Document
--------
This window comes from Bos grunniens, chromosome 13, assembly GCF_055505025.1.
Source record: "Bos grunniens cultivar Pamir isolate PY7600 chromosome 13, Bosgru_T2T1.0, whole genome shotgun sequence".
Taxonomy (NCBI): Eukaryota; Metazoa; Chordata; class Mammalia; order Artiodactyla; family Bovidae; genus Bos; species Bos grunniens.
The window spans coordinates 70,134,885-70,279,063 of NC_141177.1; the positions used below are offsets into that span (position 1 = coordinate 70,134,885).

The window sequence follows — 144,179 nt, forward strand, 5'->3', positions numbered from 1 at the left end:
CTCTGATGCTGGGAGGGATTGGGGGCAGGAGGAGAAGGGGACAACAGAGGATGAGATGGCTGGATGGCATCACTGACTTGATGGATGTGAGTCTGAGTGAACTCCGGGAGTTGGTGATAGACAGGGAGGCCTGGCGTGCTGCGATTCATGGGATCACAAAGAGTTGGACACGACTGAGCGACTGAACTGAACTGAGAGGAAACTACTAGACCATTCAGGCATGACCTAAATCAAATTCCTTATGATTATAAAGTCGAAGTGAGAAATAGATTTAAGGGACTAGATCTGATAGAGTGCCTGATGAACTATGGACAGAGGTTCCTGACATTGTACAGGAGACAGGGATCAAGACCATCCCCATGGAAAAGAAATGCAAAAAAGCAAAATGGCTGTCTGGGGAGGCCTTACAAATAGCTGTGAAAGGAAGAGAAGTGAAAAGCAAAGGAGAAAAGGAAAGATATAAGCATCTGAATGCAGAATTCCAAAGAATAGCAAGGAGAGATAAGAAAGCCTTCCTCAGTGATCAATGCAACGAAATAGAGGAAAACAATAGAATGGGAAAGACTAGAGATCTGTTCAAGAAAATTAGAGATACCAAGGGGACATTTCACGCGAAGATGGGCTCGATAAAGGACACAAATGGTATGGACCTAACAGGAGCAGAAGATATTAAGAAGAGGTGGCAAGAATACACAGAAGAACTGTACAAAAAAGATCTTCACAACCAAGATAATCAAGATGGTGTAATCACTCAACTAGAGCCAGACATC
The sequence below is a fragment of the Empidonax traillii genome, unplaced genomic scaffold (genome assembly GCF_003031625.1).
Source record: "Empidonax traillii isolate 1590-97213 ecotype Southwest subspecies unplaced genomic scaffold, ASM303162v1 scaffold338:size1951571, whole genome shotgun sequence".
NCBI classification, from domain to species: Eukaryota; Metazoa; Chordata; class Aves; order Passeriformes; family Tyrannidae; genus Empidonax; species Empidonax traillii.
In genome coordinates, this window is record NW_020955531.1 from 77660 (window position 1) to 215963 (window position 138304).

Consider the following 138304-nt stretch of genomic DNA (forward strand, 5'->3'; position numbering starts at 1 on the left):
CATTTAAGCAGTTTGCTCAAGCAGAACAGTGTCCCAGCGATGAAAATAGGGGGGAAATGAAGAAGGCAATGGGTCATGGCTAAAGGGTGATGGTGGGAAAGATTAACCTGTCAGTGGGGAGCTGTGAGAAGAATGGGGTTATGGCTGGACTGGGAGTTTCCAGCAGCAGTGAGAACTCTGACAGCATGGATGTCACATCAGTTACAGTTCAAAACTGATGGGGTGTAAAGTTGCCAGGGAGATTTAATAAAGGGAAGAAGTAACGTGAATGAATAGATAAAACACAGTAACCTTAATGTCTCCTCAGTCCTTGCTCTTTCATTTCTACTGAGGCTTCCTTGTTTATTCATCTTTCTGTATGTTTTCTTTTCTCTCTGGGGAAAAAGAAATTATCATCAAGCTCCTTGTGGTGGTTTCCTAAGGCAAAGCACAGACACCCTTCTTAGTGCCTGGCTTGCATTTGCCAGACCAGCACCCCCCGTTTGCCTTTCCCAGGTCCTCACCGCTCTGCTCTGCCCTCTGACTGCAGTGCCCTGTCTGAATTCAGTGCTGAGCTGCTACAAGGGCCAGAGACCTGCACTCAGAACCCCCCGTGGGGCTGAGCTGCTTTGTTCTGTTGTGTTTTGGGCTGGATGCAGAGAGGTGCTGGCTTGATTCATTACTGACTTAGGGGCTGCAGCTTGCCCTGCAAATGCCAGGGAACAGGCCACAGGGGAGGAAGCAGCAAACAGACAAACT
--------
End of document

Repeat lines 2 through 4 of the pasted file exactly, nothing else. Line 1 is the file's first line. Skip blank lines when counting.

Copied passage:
Source record: "Bos grunniens cultivar Pamir isolate PY7600 chromosome 13, Bosgru_T2T1.0, whole genome shotgun sequence".
Taxonomy (NCBI): Eukaryota; Metazoa; Chordata; class Mammalia; order Artiodactyla; family Bovidae; genus Bos; species Bos grunniens.
The window spans coordinates 70,134,885-70,279,063 of NC_141177.1; the positions used below are offsets into that span (position 1 = coordinate 70,134,885).